It seems that everyone involved in extending credit pays lip service to the idea that Character is the most important attribute in a borrower. This is certainly a durable "belief." But how fundamental is it to our business interactions?
There are certain biases at work here.
Most of us, in thinking about our workplaces, actually believe that collectively each of us works in an ethical environment. If there are widespread problems in the workplace today, they are primarily in someone else's place of business.
"We run a pretty ethical shop" is the prevailing sentiment.
There has been a great deal of research in recent years that confirms this tendency. And after all, if we agree that character is important, we neither want nor expect to find significant lapses within our corporate environment. But, how accurate is this perception?
An industry that stands for something
Banking represents a business that has traditionally been associated with the ethical high ground. Historically, banks and bankers were considered safe, reliable, honest, and trustworthy. Then we learned about subprime lending; perverse economic incentives that rewarded wrong sorts of behaviors and outcomes; sloppy underwriting; and a host of other behaviors that tarnished our reputations.
No matter that the problems at least by size and scope were concentrated in banks that were by any standard truly industry giants by assets and bore little relationship to the majority of banks.
Generations of trust and the perceptions that our reputations rested on solid foundations of ethical behavior were swept away. What may have saved our industry were some timely and strategic interventions by government and the Federal Reserve . But what was lost was any sense of accountability. It's not that a price wasn't paid--but so often it seemed as if the wrong people were paying it.
The huge assaults to the industry's reputation risk have been very, very costly especially in the area of mortgage underwriting and collecting practices. (Editor: One result, through the Dodd-Frank Act, is the "qualified mortgage" regulation recently released by the Consumer Financial Protection Bureau.) The embarrassment to some previously iconic business brands has been enormous and continues.
How could this have happened so broadly within an industry that professes to value personal character as an essential ingredient of business transactions? I think that we've largely missed a larger point that has societal implications for how we conduct not only lending, but all business enterprise.
Ethics research paints dismal picture
The Ethics Research Center is a nonprofit organization located in Arlington, Va. The Center is devoted to independent research and the advancement of high ethical standards in public and private institutions (www.ethics.org). In 2011, it published its seventh national survey of business ethics, a series begun in 1994.
This has now become the largest longitudinal study of its kind. The questions have been refined over the years to reflect evolving understandings of workplace behaviors and attitudes. The results tell us quite a bit about who we are as an ethical society. While the survey for the latest period shows elements of both "good news" and "bad news" there is a consistency in the results over time that is worthy of our inspection, understanding, and concern.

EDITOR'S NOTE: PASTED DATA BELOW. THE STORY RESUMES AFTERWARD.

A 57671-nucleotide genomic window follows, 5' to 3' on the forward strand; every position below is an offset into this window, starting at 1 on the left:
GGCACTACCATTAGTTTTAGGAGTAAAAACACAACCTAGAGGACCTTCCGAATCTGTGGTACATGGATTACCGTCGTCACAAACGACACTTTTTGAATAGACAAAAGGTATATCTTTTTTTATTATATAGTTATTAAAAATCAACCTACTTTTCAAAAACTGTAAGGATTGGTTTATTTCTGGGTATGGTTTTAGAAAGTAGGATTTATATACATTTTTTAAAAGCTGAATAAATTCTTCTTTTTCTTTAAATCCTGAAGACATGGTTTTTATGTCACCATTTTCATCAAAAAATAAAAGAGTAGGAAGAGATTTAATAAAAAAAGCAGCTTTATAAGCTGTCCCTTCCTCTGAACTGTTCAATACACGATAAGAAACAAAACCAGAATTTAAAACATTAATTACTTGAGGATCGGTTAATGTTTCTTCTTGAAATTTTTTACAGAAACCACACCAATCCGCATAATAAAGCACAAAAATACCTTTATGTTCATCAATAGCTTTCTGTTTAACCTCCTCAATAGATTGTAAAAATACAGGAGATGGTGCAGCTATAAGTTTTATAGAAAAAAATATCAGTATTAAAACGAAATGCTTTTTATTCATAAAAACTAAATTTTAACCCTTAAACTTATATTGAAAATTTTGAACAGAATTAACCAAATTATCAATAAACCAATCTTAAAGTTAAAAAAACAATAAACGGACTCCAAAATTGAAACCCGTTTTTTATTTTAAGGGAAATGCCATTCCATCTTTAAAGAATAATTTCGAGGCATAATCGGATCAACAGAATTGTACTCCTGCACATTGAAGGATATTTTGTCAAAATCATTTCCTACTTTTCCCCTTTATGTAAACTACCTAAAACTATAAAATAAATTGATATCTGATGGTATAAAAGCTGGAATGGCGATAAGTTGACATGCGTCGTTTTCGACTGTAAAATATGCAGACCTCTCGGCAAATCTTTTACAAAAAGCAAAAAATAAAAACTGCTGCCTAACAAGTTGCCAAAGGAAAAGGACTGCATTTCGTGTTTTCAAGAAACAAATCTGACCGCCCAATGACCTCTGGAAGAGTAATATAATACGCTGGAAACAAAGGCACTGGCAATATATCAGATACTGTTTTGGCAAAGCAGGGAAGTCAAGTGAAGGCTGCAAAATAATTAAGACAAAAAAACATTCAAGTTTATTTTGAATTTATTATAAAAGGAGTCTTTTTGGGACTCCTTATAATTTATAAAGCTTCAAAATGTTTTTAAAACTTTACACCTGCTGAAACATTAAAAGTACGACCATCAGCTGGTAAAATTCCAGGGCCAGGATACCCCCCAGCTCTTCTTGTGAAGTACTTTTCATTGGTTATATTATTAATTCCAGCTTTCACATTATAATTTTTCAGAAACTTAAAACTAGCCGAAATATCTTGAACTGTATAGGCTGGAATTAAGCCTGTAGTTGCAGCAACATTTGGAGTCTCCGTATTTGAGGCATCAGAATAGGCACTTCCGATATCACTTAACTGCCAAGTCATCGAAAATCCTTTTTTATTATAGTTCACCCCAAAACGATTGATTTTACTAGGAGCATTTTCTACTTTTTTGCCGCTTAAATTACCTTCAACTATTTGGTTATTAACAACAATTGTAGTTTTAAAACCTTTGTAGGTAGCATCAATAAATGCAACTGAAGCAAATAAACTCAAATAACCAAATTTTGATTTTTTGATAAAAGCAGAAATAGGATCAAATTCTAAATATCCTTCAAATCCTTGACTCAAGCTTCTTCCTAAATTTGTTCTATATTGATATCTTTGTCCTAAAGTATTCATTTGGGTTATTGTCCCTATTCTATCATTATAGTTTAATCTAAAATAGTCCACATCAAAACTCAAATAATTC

In 2011, 4,800 employee workplace responses were collected. After eliminating responses for government sector employees, 4,683 responses reflected participation by private sector (for profit) employees. The survey was based on individuals working more than 20 hours a week and employed by businesses comprised of two or more people. The results are a statistically valid national distribution with a sampling error of +/- 1.4% at the 95% confidence level.
Overall, 45% of the respondents reported that they had recently observed misconduct in the workplace. Here is a small sample of the frequency of the behaviors reported:
Misuse of company time 33%
Abusive behaviors 21
Lying to outside stakeholders 12
Sexual harassment 11
Misuse of proprietary company data 5
Misrepresenting financial records 5
When these latest results are put into the context of overall trend lines, there has been some progress over 17 years in some areas and deterioration in others.
The overall results reflect a continued and disappointing level of behavior in the private sector workplace.
Thirteen per cent of survey participants reported an increase in pressure to pressure to compromise their employers' ethical standards or policies or even to break the law. This is the highest level since 2000 just before a wave of corporate scandals triggered new emphasis on corporate ethics.
A curious result of the latest survey is that the responses of those who are extensive users of social media are in some ways significantly different than other respondents. This will bear watching and suggests the need for additional research and understanding.
We can do better
I've lived long enough and worked extensively with problem borrowers--so ethical lapses don't really surprise me. But they are always disappointing. My disappointment continues giving rise to heightened concerns regarding exposures to compliance, legal, and reputational risk. And it's important to note that the exposures can arise in our own workplaces as well as those of our customers and prospects.
Then there is the abiding realization that the personal character of those with whom we conduct our business will always be important and should not be taken totally for granted. This is especially urgent when we consider how dependent the success of our personal relationships is on mutual trust.
Trust is the bedrock foundation of human interactions and it's a sad commentary on our times that this reality must remain top of mind and to some degree be considered in anticipating and observing the behaviors of others.
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